is known to be crucial in angiogenesis. Thus, a relationship between
PDCD10 and PI3K would be evidence that CCM development
may result from dysregulation in the PI3K pathway through
PDCD10-PtdIns(3,4,5)P3interaction. In this study we attempted to
define the functional domain of PDCD10 that is important in
PtdIns(3,4,5)P3 binding by using molecular modeling combined
with site-directed mutagenesis.
Homology modeling allows for identification of critical amino
acid residues for protein-protein interaction and protein-ligand
interaction . The usefulness of homology is inversely
dependent on the evolutionary distance between the target and
templates . The structural conservation between the target and
template, as well as the correctness of the template alignment, are
among the most important factors in generating homology models.
Generating a homology model for PDCD10 is therefore
challenging because of the low structural conservation with
available templates and low sequence identity between PDCD10
and the templates [31–33]. Our homology models and biophysical
data predict that PDCD10 is likely a dimeric six-helical protein
composed of two trihelical heptad-repeat structures. We identified
the amphipathic helix and Lys residues essential for PDCD10-
PtdIns(3,4,5)P3 and PDCD10-OSM interaction. Finally, we
demonstrated that using membrane-bound constitutively active
PI3K (p110-CAAX), the wild-type (WT) PDCD10 co-localizes
with the p110-CAAX mostly at the plasma membrane, while the
mutants lacking Lys residues remain in the cytoplasm.
Threading analysis and homology modeling of PDCD10
The structure of PDCD10 was first examined using 3D-Jury to
generate meta-predictions for PDCD10 . Unlike Krit1 or
OSM, which are large scaffolding proteins composed of multiple
functional domains, PDCD10 seems to have a compact single
domain structure. The structures predicted by threading analysis
to be most similar to PDCD10 include a six-helical bundle protein
of no known function (1xwm), a five-helical bundle structure of
vinculin (1rke), a four-helical bundle structure of the FAT domain
of focal adhesion kinase-FAK (1pv3), and a four-helical bundle
structure of the SNARE complex (1sfc) (Table 1). Most of these
helical bundle proteins, similarly to PDCD10, are highly
conserved throughout evolution . Like Krit1 and OSM, these
helical bundle proteins also function mainly in protein localization
to the cytoskeleton and cellular membranes [35–37]. Based on this
threading analysis, PDCD10 is likely to be a helical bundle protein
composed of four to six helices. The compact structure of
PDCD10 is uniquely distinct from Krit1 and OSM and suggests
that PDCD10 may be an adaptor protein.
To further define the functional domain of PDCD10, multi-
target modeling was used to generate a three dimensional model
[38–45]. The model of PDCD10 shows a double heptad-repeat-
hairpin structure and the potential interactive surfaces of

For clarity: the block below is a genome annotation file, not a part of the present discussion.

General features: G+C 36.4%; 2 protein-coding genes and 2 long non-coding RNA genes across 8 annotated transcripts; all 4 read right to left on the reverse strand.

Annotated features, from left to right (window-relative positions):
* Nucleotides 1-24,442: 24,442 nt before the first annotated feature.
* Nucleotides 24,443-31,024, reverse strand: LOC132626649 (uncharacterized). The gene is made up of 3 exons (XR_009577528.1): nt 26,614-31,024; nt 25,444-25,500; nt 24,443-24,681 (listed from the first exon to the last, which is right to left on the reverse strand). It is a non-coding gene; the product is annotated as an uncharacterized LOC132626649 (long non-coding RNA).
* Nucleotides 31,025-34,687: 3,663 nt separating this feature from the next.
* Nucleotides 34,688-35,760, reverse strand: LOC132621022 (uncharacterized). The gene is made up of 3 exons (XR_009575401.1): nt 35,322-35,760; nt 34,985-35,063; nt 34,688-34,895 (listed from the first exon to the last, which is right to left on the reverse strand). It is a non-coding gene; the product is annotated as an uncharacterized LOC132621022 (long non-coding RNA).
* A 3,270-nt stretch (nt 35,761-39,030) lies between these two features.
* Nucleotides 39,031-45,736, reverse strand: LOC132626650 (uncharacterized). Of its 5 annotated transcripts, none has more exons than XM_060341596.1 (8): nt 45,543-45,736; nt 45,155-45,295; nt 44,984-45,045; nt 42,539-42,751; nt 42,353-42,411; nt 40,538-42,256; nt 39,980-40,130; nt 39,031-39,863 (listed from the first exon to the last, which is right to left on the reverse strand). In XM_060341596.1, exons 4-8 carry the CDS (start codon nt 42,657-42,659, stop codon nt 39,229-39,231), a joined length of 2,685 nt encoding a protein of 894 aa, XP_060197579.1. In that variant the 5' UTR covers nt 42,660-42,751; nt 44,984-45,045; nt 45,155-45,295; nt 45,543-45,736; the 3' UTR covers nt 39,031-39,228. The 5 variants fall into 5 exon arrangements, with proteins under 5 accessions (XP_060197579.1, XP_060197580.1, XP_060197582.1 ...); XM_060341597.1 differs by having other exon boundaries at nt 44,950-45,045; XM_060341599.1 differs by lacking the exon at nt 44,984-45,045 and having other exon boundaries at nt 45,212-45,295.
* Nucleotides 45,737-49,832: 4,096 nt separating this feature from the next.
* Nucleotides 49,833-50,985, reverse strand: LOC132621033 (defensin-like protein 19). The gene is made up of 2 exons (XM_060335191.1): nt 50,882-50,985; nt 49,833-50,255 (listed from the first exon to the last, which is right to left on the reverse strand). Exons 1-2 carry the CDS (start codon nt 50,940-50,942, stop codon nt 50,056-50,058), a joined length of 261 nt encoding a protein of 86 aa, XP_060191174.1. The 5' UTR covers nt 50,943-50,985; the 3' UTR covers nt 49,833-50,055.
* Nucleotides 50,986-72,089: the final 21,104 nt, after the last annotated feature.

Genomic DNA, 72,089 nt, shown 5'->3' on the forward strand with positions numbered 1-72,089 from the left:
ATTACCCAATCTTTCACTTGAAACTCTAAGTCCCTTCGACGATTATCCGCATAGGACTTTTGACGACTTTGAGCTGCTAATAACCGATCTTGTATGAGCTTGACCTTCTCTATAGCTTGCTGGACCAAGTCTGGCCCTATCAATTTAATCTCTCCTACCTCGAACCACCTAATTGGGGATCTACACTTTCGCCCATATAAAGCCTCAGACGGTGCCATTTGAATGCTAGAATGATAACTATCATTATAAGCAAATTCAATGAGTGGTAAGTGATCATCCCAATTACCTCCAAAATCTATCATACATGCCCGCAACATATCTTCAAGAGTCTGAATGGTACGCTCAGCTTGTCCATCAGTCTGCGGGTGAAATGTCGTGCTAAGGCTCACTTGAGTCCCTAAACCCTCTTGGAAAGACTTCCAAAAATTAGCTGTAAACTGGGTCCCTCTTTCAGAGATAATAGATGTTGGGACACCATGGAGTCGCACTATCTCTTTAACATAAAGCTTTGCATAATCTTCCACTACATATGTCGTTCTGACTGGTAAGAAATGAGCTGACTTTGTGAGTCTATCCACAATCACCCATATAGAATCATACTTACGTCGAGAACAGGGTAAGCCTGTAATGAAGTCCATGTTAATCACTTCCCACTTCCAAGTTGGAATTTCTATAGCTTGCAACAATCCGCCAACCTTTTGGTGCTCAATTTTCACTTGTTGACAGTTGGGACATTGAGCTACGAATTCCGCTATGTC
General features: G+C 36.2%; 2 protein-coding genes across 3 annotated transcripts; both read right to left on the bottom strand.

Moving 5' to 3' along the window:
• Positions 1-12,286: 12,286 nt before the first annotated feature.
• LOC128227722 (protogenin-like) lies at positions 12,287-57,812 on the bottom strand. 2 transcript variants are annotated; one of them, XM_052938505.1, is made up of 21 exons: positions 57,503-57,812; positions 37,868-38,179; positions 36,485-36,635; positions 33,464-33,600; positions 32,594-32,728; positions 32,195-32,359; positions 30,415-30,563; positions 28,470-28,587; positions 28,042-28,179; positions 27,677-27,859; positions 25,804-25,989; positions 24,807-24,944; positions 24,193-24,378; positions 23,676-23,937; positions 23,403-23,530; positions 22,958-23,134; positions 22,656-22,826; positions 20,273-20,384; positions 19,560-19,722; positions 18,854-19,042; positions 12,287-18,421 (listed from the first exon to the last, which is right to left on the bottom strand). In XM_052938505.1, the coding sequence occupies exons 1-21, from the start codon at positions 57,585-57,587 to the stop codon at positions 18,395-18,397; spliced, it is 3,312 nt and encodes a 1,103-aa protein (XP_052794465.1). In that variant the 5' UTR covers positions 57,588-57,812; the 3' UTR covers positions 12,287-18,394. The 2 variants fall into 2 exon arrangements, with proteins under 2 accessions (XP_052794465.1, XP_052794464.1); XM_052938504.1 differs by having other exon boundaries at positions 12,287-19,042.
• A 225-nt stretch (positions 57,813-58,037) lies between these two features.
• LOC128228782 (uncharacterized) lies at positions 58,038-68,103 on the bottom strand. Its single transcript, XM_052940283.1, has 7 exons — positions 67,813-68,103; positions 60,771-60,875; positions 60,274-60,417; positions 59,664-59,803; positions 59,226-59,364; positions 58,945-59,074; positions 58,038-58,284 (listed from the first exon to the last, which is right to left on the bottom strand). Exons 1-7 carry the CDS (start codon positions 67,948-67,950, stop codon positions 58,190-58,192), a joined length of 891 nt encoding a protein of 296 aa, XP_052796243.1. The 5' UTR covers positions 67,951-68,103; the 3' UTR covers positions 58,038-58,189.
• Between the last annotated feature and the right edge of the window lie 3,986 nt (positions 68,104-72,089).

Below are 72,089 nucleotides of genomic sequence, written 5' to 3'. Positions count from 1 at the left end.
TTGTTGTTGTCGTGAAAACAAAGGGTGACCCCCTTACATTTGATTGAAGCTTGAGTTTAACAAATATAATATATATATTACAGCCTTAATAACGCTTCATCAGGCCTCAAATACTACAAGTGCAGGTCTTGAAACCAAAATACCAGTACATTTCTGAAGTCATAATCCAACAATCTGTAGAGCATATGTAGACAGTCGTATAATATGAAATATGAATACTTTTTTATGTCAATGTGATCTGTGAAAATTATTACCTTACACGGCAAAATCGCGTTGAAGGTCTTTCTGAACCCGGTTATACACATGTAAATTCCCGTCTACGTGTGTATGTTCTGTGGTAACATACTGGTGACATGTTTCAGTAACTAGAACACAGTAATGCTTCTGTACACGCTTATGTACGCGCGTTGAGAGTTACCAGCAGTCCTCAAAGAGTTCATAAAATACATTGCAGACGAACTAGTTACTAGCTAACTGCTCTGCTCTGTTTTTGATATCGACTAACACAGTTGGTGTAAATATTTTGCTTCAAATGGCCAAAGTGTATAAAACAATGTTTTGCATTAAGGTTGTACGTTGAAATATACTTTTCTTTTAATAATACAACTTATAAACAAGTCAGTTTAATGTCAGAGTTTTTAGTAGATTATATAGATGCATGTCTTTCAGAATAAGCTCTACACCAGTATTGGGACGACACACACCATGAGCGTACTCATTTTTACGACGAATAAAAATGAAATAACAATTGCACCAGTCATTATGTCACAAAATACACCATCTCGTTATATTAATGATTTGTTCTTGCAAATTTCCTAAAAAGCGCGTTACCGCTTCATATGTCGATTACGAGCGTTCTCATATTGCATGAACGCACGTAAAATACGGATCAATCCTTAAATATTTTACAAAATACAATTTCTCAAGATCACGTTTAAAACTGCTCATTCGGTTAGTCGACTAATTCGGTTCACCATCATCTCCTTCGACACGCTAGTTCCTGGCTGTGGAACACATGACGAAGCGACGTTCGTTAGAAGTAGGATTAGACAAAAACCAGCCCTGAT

PDCD10. The overall theoretical structure of PDCD10 is an a-
helical structure with over 68% of the amino acids in a-helical
conformations (Fig. 1A–B, supplemental structural model data).
This structure is composed of a six-helix bundle formed by two
three-helix bundles connected by a 15residue loop. The N-
terminal three-helix bundle is composed of a1, a2, and a3, while
the C-terminal three-helix bundle is composed of a4, a5, and a6.
The interface between these two three-helix bundles forms a
hydrophobic core, which is mediated mainly through hydrophobic
residues located in a1–a4 and a3–a6. These two three-helix
bundles are structural repeats known as heptad-repeats, a common
random hydrophobic/hydrophilic repeat in coiled-coil structures
[46–48] (Fig. 2A–B). The superposition of the two structural
repeats of the three-helix bundle, a1–a3 with a4–a6, results in an
r.m.s. deviation of about 5 A˚ over 85 equivalent Ca atoms
(Fig. 2A–B). The major difference between these two repeats is
that a1 is about 13 amino acids longer than a4. The other two
helices, of the helical repeats a2/a4 and a3/a6, can be
superimposed. Similar to the PhoU structures, superposition of
the two repeats suggested that the protein sequences in these two
repeats might be evolutionarily related  (Fig. 2A–B). Based on
superimposition of all generated models, the C-terminal portion of
the homology model appears to be more correct, while the N-
terminal portion is less certain. The predicted ligand binding site is
likely to be in the very end of the C-terminal portion. We therefore
focused on the use of the homology model and ligand interaction
in the C-terminal portion and did not attempt to predict other
ligand interactions in the N-terminal portion.
PDCD10 contains an unusually large number of highly flexible
sidechains for a small protein: 21 lysine and 21 glutamate residues
out of 212 total amino acids. Lysine and glutamate residue clusters
are known to exhibit a highly variable surface due to flexible
conformations [50–54]. This allows for structural flexilibity of the
protein molecule that, in combination with hydrophobic areas, is
often present in an interactive surface of a ligand or protein
binding partner. The lysine residues in PDCD10 are conserved
Table 1. Threading analysis using 3D-Jury.
(Jscore)PDB Hit Name of Protein
39.11 1sum_B PhoU protein homologue
36.89 1rke_AHuman vinculin
28.331pv3_A FAT domain of FAK
27.44 1k04_A FAT domain of FAK
27.331ktm_A FAT domain of FAK
a-catenin and b-catenin chimera
22.67 2bid_APro-apoptotic protein BID
21.331ddb_APro-apoptotic protein BID
21.331k40_APro-apoptotic protein BID
17.78 1k04_A FAT domain of FAK
16.56 1wph_AMetal binding protein
15.33 1sfc_D SNARE complex
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and located among conserved hydrophobic residues, in particular
the C-terminal region (Fig. 1A, 2C). Our PDCD10 theoretical
model suggests that this C-terminal region of PDCD10 may form
an amphipathic helix that potentially binds to membrane
phospholipids. Note that the majority of proteins with an
amphipathic helix capable of binding to phospholipids often have
lysine residues predominantly interspersed with hydrophobic
residues, for example, the epsin ENTH domain (Protein Data
Bank (PDB) code 1H0A), and the AP180/CALM ANTH domain
(PDB code 1HFA) [55–57]. In the case of PDCD10, almost 10%
of its amino acid content consists of scattered lysine residues. This